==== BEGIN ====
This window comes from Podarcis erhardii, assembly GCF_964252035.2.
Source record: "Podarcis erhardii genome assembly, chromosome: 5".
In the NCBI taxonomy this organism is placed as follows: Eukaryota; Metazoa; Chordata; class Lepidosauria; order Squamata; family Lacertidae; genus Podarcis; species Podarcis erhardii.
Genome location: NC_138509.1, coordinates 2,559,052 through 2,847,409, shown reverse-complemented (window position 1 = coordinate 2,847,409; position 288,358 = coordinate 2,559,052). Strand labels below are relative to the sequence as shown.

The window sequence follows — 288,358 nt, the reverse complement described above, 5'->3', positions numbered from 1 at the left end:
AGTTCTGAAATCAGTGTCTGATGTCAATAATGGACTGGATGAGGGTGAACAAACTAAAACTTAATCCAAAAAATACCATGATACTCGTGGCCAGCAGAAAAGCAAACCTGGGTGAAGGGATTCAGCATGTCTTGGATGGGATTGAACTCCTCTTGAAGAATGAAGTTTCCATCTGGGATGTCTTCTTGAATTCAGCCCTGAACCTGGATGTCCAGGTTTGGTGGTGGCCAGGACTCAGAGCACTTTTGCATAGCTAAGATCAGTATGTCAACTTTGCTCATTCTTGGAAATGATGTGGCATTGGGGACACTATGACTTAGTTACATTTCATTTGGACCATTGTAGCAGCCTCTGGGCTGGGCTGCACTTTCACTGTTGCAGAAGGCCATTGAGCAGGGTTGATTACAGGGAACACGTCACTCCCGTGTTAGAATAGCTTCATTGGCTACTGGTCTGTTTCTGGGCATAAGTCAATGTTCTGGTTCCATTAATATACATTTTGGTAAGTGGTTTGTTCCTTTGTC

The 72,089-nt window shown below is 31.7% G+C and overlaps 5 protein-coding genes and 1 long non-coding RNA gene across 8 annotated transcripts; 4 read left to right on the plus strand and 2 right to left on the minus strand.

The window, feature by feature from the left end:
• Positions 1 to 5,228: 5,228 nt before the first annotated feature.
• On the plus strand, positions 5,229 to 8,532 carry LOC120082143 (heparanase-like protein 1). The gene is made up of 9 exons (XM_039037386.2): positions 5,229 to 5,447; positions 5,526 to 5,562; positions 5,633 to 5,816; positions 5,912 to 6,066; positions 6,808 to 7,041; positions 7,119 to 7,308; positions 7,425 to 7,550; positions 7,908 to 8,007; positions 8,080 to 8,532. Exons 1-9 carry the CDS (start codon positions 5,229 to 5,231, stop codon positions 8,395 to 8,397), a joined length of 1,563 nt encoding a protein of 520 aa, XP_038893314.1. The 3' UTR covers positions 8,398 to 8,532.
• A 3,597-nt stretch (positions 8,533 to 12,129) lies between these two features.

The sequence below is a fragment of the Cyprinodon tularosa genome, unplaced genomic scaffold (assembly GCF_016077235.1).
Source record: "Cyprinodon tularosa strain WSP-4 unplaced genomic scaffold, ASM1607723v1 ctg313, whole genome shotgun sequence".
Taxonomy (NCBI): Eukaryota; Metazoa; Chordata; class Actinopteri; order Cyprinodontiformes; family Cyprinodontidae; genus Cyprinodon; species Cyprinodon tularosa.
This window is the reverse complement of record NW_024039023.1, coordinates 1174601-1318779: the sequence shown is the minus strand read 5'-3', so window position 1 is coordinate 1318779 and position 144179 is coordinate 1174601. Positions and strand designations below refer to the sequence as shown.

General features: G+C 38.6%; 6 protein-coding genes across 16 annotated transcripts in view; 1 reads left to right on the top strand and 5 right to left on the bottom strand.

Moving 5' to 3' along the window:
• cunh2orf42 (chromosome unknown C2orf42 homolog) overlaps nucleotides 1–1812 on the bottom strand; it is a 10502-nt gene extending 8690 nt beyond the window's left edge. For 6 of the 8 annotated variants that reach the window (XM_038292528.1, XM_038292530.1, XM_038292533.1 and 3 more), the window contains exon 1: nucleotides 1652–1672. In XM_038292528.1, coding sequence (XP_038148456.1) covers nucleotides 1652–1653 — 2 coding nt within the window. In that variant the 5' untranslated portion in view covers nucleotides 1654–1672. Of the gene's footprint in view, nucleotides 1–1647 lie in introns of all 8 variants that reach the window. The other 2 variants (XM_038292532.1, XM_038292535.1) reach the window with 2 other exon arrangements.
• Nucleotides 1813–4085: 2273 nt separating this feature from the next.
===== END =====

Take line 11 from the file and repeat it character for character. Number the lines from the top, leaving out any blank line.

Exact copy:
• A 3,597-nt stretch (positions 8,533 to 12,129) lies between these two features.